Inshore Racing

Swiss seats

by David Schmidt, Posted May 14, 2009
Need to get up your mast in a hurry, but don’t have a rock-climbing harness or bosun’s chair handy? Luckily, a Swiss Seat, a jury-rigged harness, is your solution. You’ll only need about 15–20 feet of stout rope (sail ties work in a pinch, but you’ll need to sister a couple together to achieve the proper length).

Start by folding the rope in half. Pass this bight in between your legs (from


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Inshore Racing

Auxiliary telltales

by David Schmidt, Posted May 14, 2009
Most modern sailboat races are run on windward-leeward courses designed to give racers the maximum number of chances to pass each other and to create lanes. While there’s little doubt that these “new” courses (until the mid-1990’s, most racecourses were triangular and featured more reaching) make for exciting racing, they do create a problem for drivers and trimmers, namely that it can be tiring
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Ocean Racing Given the harsh marine environment, balancing the need for strength against the bulimic tendencies of go-fast racing gear has never been easy. As this year’s fully crewed Volvo Ocean and the solo Vende Globe races have made clear, the old clich about the sea exploiting weaknesses is most relevant when you start racing high-strung thoroughbreds all the way around the
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Boat Reviews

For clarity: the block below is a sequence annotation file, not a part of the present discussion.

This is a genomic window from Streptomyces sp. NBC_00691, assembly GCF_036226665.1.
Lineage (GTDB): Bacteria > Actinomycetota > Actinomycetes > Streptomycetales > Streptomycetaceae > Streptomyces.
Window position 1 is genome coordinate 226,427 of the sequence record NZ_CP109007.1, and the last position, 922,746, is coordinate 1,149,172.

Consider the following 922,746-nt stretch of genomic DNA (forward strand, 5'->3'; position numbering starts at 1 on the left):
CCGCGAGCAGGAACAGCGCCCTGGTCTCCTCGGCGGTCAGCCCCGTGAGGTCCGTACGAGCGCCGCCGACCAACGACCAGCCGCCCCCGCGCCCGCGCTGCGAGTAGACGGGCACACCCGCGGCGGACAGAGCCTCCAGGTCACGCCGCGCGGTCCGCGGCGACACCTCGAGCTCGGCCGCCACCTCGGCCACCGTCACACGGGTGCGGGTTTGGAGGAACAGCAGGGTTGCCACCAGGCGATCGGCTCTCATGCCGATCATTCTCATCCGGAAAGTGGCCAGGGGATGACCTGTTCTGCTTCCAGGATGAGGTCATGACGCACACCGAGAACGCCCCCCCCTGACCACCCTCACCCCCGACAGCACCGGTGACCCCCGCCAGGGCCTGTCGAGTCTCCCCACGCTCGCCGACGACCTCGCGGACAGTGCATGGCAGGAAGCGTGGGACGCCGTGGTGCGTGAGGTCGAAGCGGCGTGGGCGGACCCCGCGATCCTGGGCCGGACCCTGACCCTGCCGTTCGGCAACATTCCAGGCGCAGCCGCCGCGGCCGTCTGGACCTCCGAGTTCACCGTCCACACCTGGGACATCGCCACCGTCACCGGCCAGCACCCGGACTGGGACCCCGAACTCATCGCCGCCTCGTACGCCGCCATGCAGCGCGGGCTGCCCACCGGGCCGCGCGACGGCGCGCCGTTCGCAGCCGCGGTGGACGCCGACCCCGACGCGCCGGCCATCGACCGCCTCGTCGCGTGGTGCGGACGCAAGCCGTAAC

Beneteau 43

by Peter Nielsen, Posted May 14, 2009
The typical modern production boat owes much to the demands of the charter market, and few builders are tied as deeply to that market as Beneteau, whose Oceanis and Cyclades lines have been mainstays of The Moorings’s fleets (among others) for close on two decades. Comfort and reliability come before speed in the charter operator’s wish list, but in recent years the emphasis
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Boat Reviews

Morris M29

by Peter Nielsen, Posted May 11, 2009
This pretty little boat was conceived in response to requests from owners of bigger Morrises for a smaller, simpler daysailer. The earlier Morris daysailers—the M36, M42, and M52—were father/son collaborations between Tom and Cuyler Morris, but Tom’s lengthy illness meant the M29 bears Cuyler’s stamp. Hull #1 was completed and launched in the frigid depths of the Maine winter,
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Footage of the Race Leaders Rounding Cape Horn

Facnor's flat deck furler on a J/111

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